• Backtracking is an appropriate way


Solving the Problem: Enumerating Search Space

  • There are eight possible ways in each step

  • There are eight steps

  • Very similar to the combination problem

void e_queen(intstep,int *queen_pos)

{

if (step < 8) {

for (inti = 0; i < 8; i++) {

queen_pos[step] = i;

e_queen(step + 1, queen_pos);

}

} else {

check(queen_pos);

}

}


8-queen by permutation

  • Queen should not be in the same column

    • The solution should never have any column repeated

      • E.g.,

        • (1,2,3,4,5,6,7,1) is bad (column collision

        • (1,1,3,4,5,6,7,5) is bad as well….

        • (1,2,3,4,5,6,7,8) is good

          • There should be no duplicate column index!!!


Permutation

  • Given N symbols

  • A permutation is the element arrange in any order

    • E.g., 1 2 3 4

    • Shows

      • 1 2 3 4

      • 1 2 4 3

      • 1 3 2 4

      • 1 3 4 2

      • 4 3 2 1

  • For each step, we have to known which one is used


Permutation by Backtracking

  • The problem consists of several similar steps

  • Special condition

    • Symbols never repeat

  • How to do?

    • Easy way:

      • Generate all combination (as done before)

        • Check for ones that symbols do not repeat

    • Better way:

      • Remember what symbols are used


Permutation

void backtracking(intstep,int *sol)

{

if (step < num_step) {

for (inti = 0; i < num_symbol; i++) {

if not_used(sol,i,step) {

sol[step] = i;

backtracking(step,sol);

}

}

} else {

check(sol);

}

}

Boolnot_used(int *sol,intvalue,int step)

{

for (inti = 0;i < step; i++) {

if (sol[i] == value) return false;

}

return true;

}


Permutation

  • More proper ways

  • void backtracking(intstep,int*sol,bool *used)

  • {

  • if (step < num_step) {

  • for (inti= 0; i < num_symbol; i++) {

  • if (!used[i]) {

  • used[i] = true;

  • sol[step]= i;

    • backtracking(step,sol,used);

    • used[i] = false;

    • }

  • }

  • } else {

  • check(sol);

  • }

  • }


Backtracking Problems

  • Given N

    • Find any sequence of (a1,a2,a3,…) such that

      • a1 +a2 + a3 +… + ak = N

      • ai > 0

      • ai<= aj for all i < j

      • aiis an integer


Example

  • N = 4

    • 1 + 1 + 1 + 1

    • 1 + 1 + 2

    • 1 + 3

    • 2 + 2

    • 4


Solving with Backtracking

  • Representation

    • Array of ai

  • Step

    • Choosing the next value for ai


Branch & Bound

Technique to reduce enumeration


Main Idea

  • We should not enumerate solution that will never produce a solution

  • We have done that!!!

    • 8-queens

    • By naïve combination, we will have to do all 648

      • But, by each improvement, we further reduce what we have to do


Permutation

0

1

2

00

01

02

10

11

12

20

21

22

000

001

002

010

011

012

020

021

022

100

101

102

110

111

112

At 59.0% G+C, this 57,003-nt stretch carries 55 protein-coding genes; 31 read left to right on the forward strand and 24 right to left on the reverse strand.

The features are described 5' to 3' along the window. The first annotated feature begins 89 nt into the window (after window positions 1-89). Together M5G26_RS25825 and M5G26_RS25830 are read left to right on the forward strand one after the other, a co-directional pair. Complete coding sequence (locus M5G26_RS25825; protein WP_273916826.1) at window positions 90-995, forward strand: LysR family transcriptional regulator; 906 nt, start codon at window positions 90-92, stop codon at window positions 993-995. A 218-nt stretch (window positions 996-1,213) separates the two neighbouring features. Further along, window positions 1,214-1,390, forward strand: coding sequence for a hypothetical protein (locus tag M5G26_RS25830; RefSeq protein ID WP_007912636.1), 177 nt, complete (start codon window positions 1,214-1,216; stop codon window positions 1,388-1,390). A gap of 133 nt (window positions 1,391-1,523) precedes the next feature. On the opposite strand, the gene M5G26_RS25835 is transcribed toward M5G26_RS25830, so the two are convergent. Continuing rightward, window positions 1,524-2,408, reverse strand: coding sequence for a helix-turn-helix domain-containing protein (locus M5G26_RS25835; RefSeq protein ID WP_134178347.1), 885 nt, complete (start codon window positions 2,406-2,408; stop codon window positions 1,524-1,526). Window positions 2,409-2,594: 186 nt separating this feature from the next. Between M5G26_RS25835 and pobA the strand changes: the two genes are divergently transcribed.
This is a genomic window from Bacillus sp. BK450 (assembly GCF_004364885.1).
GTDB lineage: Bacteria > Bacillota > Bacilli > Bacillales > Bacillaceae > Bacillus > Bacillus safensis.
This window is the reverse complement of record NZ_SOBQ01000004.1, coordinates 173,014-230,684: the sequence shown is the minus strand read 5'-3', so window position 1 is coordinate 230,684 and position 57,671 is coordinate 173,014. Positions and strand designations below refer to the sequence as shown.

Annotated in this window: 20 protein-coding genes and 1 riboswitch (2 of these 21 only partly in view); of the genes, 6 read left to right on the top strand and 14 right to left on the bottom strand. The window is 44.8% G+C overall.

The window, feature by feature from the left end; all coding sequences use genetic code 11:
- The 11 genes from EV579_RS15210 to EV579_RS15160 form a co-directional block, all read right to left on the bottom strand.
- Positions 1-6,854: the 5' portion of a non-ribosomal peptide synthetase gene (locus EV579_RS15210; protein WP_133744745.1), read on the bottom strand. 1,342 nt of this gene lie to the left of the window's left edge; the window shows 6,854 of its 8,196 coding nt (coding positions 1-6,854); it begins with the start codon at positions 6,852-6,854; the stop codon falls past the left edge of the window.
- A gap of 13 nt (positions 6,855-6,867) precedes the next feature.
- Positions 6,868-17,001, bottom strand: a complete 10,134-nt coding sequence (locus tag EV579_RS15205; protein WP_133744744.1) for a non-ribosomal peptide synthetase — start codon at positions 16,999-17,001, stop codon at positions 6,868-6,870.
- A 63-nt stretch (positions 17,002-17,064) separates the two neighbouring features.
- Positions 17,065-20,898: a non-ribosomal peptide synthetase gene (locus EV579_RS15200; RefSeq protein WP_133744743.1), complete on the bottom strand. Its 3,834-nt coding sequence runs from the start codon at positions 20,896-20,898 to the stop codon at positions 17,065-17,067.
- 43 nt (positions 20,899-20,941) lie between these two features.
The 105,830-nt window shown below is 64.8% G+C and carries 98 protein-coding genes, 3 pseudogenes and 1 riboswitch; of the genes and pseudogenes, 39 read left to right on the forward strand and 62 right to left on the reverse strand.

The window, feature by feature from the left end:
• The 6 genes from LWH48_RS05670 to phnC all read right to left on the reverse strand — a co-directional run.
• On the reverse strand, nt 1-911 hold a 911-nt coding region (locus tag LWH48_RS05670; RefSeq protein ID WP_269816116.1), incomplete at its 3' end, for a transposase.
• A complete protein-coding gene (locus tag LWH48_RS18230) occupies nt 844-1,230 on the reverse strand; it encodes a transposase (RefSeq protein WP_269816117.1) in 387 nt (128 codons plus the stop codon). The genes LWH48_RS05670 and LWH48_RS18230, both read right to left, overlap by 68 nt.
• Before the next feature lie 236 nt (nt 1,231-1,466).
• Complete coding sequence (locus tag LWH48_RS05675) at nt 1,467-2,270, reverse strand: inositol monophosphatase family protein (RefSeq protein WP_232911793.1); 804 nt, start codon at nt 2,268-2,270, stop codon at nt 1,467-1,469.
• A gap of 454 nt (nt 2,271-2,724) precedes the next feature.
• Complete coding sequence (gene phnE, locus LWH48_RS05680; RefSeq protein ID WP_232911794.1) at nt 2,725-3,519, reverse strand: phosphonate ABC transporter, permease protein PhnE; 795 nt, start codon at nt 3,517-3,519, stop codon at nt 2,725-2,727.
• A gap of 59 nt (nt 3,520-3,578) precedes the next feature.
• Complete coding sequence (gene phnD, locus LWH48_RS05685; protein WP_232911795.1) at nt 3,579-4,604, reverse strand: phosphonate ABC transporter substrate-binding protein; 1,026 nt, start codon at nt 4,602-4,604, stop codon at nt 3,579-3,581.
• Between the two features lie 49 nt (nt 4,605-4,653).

120

121

122

200

201

202

210

211

212

220

221

222


Permutation

0

1

2

00

01

02

10

11

12

20

21

22

000

001

002

010

011

012

020

021

022

100

101

102

110

111

112

120

121

122

200

201

202

210

211

212

220

221

222


Key

  • If we know, at any step, that the solution is not feasible

    • Then, it is futile to further search along that path


Optimization Problem

  • All previous examples are decision problems

    • Asking whether the solution satisfy the criteria

  • Now, we consider broader set of problem, the optimization problem

  • Example

    • For all students, find one with maximum height


Evaluation

  • Representation: x = id of student

  • “goodness evaluation” evaluate(x)

  • For all x in the search space, we have to find one with maximum evaluate(x)


Solving Optimization Problem

  • Enumerate all possible solution

  • Calculate its value

    • Remember the max

void backtracking(int step,int *sol)

{

if (step < num_step) {

for (int i = 0; i < num_symbol; i++) {

sol[step] = i;

backtracking(step,sol);

}

} else {

value = evaluate(sol);

if (value > max) remember(value,sol);

}

}


Branch & Bound in Optimization Problem

  • For many problems, it is possible to assert its goodness even the solution is not complete

  • If we can predict the best value for the remaining step, then we can use that value to “bound” our search


Example

  • Assuming that we have 10 steps

  • At step 7, the goodness of the partial solution is X

  • Assuming that we know that the remaining step could not produce a solution better than Y

    • If we have found a solution better than X+Y

      • We can simply “bound” the search


Keys

  • We must know the so-called “upper bound” of the remaining step

    • It should be compute easily


Example

Let value at this point be 10

If we know that this path never bet higher than 13 (which make 10 + 13 < 35)

We can neglect it

23

35

2


Knapsack Problem


Knapsack Problem

  • Given a sack, able to hold K kg

  • Given a list of objects

    • Each has a weight and a value

  • Try to pack the object in the sack so that the total value is maximized


Variation

  • Rational Knapsack

    • Object is like a gold bar, we can cut it in to piece with the same value/weight

  • 0-1 Knapsack

    • Object cannot be broken, we have to choose to take (1) or leave (0) the object

    • E.g.

      • K = 50

      • Objects = (60,10) (100,20) (120,30)

      • Best solution = choose second and third


Rational Knapsack

  • Can be solved by greedy

  • Sort object according to value/weight ratio

  • Pick objects by that ratio

    • If object is larger than the remaining capacity, just divide it


0-1 Knapsack with B&B

  • 0-1 knapsack is very suitable for B&B

    • We can calculate the goodness of the partial solution

      • Just sum the value of the selected objects

    • We have fast, good upper bounds (several one)

      • The sum of remaining unselected objects

        • The sum of remaining unselected object that don’t exceed the capacity

      • The solution of the “rational knapsack” of the remaining objects with the remaining capacity


Implement 0-1 Knapsack

Task